Thursday, June 30, 2011

Difficulties in Naming Babies

Rebecca delighted in the happy marriage of her brother Benjamin and Maria Cecil Gist. After the couple's first visit to Philadelphia from their home in Kentucky, she wrote:

"[I]ndeed, Maria, separation from him [Ben] is a severe conflict -- which the conviction that he is happy, would alone reconcile me to -- and that you, dearest, make him so is a source of never failing gratitude to your sister's heart -- may you long enjoy every felicity together."

But even the happiest of couples do not agree on everything, and after their second visit to Philadelphia in 1823 with a 2-year-old and a new baby in tow, Rebecca records a serious disagreement: Maria and Ben had not yet settled on a given name for either of their two sons. In her usual diplomatic fashion, Rebecca comments on the situation:

"I like your idea of combining an agreeable association with the denomination of a child and that is the reason family names are so constantly perpetuated from one generation to another -- but then fashion and fancy are so various and our children not feeling the dignity of bearing a title down to posterity which sounded well to antedeluvean ears and in ancient tongues may not sympathize with our taste...hence the difficulty I have witnessed in other parents before you though I must confess it has continued longer with you than most others --....pray seek out from among your or our relations some well sounding as well as good name or else let the dear little fellows be the first of the Gratzes to bring a handsome name into the family for their grandchildren to carry forward."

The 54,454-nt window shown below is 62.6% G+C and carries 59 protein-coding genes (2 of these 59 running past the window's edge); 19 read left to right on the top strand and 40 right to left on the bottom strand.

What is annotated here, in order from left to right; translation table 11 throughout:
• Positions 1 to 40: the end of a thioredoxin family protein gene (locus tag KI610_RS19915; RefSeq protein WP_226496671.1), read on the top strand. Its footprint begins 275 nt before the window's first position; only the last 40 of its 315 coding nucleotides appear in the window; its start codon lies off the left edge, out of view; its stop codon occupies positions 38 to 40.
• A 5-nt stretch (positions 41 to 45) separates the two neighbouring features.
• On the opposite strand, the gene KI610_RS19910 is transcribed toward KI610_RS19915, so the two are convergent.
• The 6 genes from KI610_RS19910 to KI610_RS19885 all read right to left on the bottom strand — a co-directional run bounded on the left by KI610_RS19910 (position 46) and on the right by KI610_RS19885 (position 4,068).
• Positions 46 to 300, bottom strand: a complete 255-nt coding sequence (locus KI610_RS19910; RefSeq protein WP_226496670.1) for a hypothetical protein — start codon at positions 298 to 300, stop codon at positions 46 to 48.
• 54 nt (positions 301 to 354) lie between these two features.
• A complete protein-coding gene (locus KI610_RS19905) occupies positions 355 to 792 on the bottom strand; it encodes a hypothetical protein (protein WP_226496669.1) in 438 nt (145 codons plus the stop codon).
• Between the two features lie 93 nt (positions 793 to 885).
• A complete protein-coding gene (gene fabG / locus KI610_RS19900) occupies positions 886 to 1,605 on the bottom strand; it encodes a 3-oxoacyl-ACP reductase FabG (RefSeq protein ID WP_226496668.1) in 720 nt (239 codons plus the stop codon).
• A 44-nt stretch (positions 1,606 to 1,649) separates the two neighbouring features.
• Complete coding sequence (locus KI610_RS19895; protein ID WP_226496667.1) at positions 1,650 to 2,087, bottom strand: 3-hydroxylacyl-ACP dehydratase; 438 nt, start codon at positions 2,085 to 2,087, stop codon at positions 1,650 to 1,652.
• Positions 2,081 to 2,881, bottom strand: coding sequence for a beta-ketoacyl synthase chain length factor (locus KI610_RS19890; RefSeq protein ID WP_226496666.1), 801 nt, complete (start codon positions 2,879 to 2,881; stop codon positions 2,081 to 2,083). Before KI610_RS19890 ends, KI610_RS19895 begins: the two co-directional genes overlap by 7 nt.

So what was going on here? because two years is an excessive wait for a given name. If we look at what the final name choices are, it is possible to make an educated guess as to what was at the root of the problem. The older boy would shortly become officially "Benjamin Gratz," the second son "Michael Bernard Gratz," and this suggests a difference over what was an appropriate name for the first son.

If you have read Albion's Seed: Four British Folkways in America, David Hackett Fischer's study of customs brought by colonists from four different sections of Britain, you know that naming traditions can vary even within one ethnic group. But by 1820, many of the older English naming customs were weakening. The Gist's had no tradition of naming an eldest son for his father, nor was it usual among the old Virginia families from which Maria's mother came. The choice of "Benjamin" must have been Maria's own, an instance of American individualism, a token of her love for her husband, and perhaps an unconscious effort to bind him more closely to her and her child. We can be sure it was Maria's choice, and not Ben's, because it goes counter to the Gratz family's naming traditions.

To be continued.

(The quotations are from Letters of Rebecca Gratz, edited by Rabbi David Philipson.)

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